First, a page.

25. Quigley, J. (2010). [Internet]. Calf Note #151 - Colostrum somatic cells and calf health. Available at: https://calfnotes.com/pdffiles/CN151.pdf
  26. O'Brien, B., Berry, D., Kelly, Ph., Meaney, W.J., O'Callaghan, E.J. (2009). A study of the somatic cell count (SCC) of Irish milk from herd management and environmental perspectives. Teagasc, Moorepark Dairy Production Research Centre 2009. Fermoy: Co.Cork
  27. Ferdowsi Nia, E., Nikkhah, A., Rahmani, H.R., Alikhani, M., Mohammad Alipour, M., Ghorbani, G.R. (2010). Increased colostral somatic cell counts reduce pre‐weaning calf immunity, health and growth. J Anim Physiol Anim Nutr. 94(5): 628-634. https://doi.org/10.1111/j.1439-0396.2009.00948.x PMid:20050956
  28. Puppel, K., Gołębiewski, M., Grodkowski, G., Solarczyk, P., Kostusiak, P., Klopčič, M., Sakowski, T. (2020). Use of somatic cell count as an indicator of colostrum quality. PLoS One. 15(8): e0237615. https://doi.org/10.1371/journal.pone.0237615 PMid:32780761 PMCid:PMC7418990
  29. Rice, D.N., Bodman, G.R. (1993). G93-1151 The somatic cell count and milk quality. Historical materials from University of Nebraska-Lincoln Extension. 489.
  30. Le Roux, Y., Laurent, F., Moussaoui, F. (2003). Polymorphonuclear proteolytic activity and milk composition change. Vet Res. 34(5): 629-645. https://doi.org/10.1051/vetres:2003021 PMid:14556698
  31. Penchev Georgiev, I. (2008). Differences in chemical composition between cow colostrum and milk. Bulg J Vet Med. 11(1): 3-12.
  32. Ontsouka, C.E., Bruckmaier, R.M., Blum, J.W. (2003). Fractionized milk composition during removal of colostrum and mature milk. J Dairy Sci. 86(6): 2005-2011. https://doi.org/10.3168/jds.S0022-0302(03)73789-8
  33. Fisher, H. (2000). Colostrum: properties, functions, and importance. The relationship between the immunoglobulin concentration in Holstein colostrum and the total serum protein in Holstein heifer calves. Washington State University
  34. Schroeder Jr, H.W., Cavacini, L. (2010). Structure and function of immunoglobulins. J Allergy Clin Immunol. 125(2 Suppl 2): S41-S52. https://doi.org/10.1016/j.jaci.2009.09.046 PMid:20176268 PMCid:PMC3670108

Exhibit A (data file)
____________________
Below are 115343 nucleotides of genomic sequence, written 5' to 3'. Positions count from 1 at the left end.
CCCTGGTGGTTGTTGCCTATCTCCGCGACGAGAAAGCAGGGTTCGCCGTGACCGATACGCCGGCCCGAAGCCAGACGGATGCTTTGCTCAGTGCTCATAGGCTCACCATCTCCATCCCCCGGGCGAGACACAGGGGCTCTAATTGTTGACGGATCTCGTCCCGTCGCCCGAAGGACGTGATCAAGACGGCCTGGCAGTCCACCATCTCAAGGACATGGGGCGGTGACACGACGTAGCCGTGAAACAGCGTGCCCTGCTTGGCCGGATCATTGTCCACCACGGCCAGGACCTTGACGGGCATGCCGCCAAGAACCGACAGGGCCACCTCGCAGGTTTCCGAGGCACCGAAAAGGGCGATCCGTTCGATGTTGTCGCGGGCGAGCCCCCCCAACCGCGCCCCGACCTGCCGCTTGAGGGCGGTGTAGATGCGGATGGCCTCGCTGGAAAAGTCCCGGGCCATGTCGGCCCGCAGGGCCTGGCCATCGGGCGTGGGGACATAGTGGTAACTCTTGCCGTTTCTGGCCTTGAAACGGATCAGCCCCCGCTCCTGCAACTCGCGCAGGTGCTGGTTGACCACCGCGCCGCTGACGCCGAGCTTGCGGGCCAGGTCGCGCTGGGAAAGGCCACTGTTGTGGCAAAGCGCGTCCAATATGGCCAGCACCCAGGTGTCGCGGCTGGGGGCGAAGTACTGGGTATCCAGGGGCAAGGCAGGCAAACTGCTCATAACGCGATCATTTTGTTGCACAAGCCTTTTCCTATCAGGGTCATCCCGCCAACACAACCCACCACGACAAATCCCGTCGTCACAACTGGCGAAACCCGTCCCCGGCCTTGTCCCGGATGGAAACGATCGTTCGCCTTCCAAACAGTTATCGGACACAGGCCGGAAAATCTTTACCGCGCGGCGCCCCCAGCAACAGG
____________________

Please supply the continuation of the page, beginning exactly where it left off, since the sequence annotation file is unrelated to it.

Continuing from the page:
35. Cabral, R.G., Chapman, C.E., Aragona, K.M., Clark, E., Lunak, M., Erickson, P.S. (2016). Predicting colostrum quality from performance in the previous lactation and environmental changes. J Dairy Sci. 99(5): 4048-4055. https://doi.org/10.3168/jds.2015-9868 PMid:26971147
  36. Zabielski, R., Le Huërou-Luron, I., Guilloteau, P. (1999). Development of gastrointestinal and pancreatic functions in mammalians (mainly bovine and porcine species): influence of age and ingested food. Reprod Nutr Dev. 39(1): 5-26. https://doi.org/10.1051/rnd:19990101 PMid:10222497
  37. Abd El-Fattah, A.M., Abd Rabo, F.H.R., EL-Dieb, S.M., El-Kashef, H.A. (2012). Changes in composition of colostrum of Egyptian buffaloes and Holstein cows. BMC Vet Res. 8, 19. https://doi.org/10.1186/1746-6148-8-19 PMid:22390895 PMCid:PMC3344693


© 2022 Trajkovska B. This is an open-access article published under the terms of the Creative Commons Attribution License which permits unrestricted use, distribution, and reproduction in any medium, provided the original author and source are credited.

Conflict of Interest Statement

The authors have declared that no competing interests exist.

Citation Information

Macedonian Veterinary Review. Volume 45, Issue 2, Pages 177-185, e-ISSN 1857-7415, p-ISSN 1409-7621, DOI: 10.2478/macvetrev-2022-0026, 2022